My recent foray into Pinterest has revealed a startling trend, cookery friends. Almost every dish I make from the Colonial era is brown. Brown stews, brown pastries, brown puddings and preserves. Yesterday, I even managed to produce a brown drink.
Quite frankly, it's all a bit grim.
Looking at that page of browness, I had a mild existential crisis. All of a sudden, my Pinterest page seemed a terrible metaphor for everything Australian: not just our food, but our culture, our history, and even the vast tracts of suburbia in which I live. What if we, as a nation, could be summed up in that one unremarkable yet slightly grotty colour?
This feeling of rising revulsion at one's own country is what social studies types like to call "cultural cringe". It's a nagging suspicion that one's country isn't much chop, especially when compared to other contenders. The term was invented by my fellow-Melburnian A. A. Phillips in 1950, but the sentiment goes back to the Colonial era, and quite possibly to the settlers of the First Fleet who hopped off the boat and suddenly thought that London wasn't that bad after all.
(You can read about Phillips' essay here, if you too live in a post-colonial nation and want to thoroughly depress yourself.)
After stewing on my concerns all day, I was cringing hard. Lying in bed at night, I suddenly burst out that I was afraid that no one would ever read this blog because of the subject matter - that Australian culture was in fact an absence of culture, and that this condition stretched back to colonisation making Australian history empty of value as well.
My wife, who had been trying to sleep, commented that I was having some type of hormonal shift which she was sure would pass soon.
As I pondered the brownness of my Australian existence, a phrase from an 1865 recipe kept rattling around in my head. That phrase, to describe America in comparison to New South Wales, was "the elder colony". New South Wales was only 77 years old at the time . Compared to America's 258 years, New South Wales (site of the first European settlement in Australia) still had that 'new colony' smell.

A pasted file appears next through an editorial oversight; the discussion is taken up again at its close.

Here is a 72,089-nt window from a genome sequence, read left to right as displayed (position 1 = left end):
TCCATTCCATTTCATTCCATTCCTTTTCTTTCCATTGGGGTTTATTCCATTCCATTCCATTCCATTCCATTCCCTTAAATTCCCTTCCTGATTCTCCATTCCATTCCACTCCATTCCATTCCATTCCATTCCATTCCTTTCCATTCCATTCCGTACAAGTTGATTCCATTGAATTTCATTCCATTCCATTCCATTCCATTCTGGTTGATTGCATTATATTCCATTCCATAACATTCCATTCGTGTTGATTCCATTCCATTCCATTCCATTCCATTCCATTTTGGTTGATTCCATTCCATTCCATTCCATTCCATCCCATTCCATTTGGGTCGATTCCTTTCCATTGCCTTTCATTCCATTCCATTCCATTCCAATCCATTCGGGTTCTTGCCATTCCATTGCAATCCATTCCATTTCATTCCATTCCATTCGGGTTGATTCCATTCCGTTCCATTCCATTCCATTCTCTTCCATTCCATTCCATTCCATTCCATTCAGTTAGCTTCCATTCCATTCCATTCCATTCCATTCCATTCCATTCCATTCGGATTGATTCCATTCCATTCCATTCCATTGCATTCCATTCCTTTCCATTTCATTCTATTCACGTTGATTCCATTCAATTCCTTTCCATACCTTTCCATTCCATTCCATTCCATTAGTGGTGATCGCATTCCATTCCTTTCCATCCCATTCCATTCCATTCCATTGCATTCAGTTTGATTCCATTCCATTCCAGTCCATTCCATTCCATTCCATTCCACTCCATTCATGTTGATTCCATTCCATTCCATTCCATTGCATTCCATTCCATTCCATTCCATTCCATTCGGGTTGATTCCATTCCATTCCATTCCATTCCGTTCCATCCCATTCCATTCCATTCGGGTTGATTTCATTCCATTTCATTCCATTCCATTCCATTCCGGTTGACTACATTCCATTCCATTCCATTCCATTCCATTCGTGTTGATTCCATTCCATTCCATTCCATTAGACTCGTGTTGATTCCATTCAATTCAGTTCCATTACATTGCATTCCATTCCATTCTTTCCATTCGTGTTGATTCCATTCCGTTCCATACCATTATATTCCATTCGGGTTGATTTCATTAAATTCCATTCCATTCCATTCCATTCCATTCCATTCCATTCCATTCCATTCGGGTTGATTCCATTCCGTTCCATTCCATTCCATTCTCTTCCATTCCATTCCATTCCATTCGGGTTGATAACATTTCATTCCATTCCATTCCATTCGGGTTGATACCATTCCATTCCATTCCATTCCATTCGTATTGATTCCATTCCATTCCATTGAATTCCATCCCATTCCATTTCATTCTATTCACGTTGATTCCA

Of course, Australian history doesn't start with British colonisation. But Australian culture is unfortunately another story. There are a few hundred Indigenous nations whose continuous history goes back around 50,000 years; and who have members that survived European colonisation. But in effect, the brutality of that colonisation ensured very little cultural continuity between those nations and the one that now inhabits their lands. Colonial Australians did their best to obliterate the Indigenous cultures they interacted with, and as a result our nation missed out on the chance to be rooted in an older culture. I believe that it is as consequence of this that we are very young, an awkward tween to America's swaggering 21-year-old.
Lying in bed with that phrase rattling around in my head, I started to think that perhaps Australia's browness isn't a cultural vacuum, but is instead the awkward national equivalent of a twelve year old trying to decide if they're a goth or a preppy. We're just beginning to realise that we can shape our own identity. It is only natural that as part of that process we are agonising over each similarity and difference between us and our parents.
I came to a conclusion. Instead of being a hopeless case, writing about Australian history and culture (brown though it may be) was an exciting opportunity. Perhaps, in my small way, I could help Australian food culture inch towards an appreciation of its history, even as it discovered its adult identity.
I felt elated, and full of the importance of historical recipe reproduction.
Well, either that or I'd had another hormonal shift.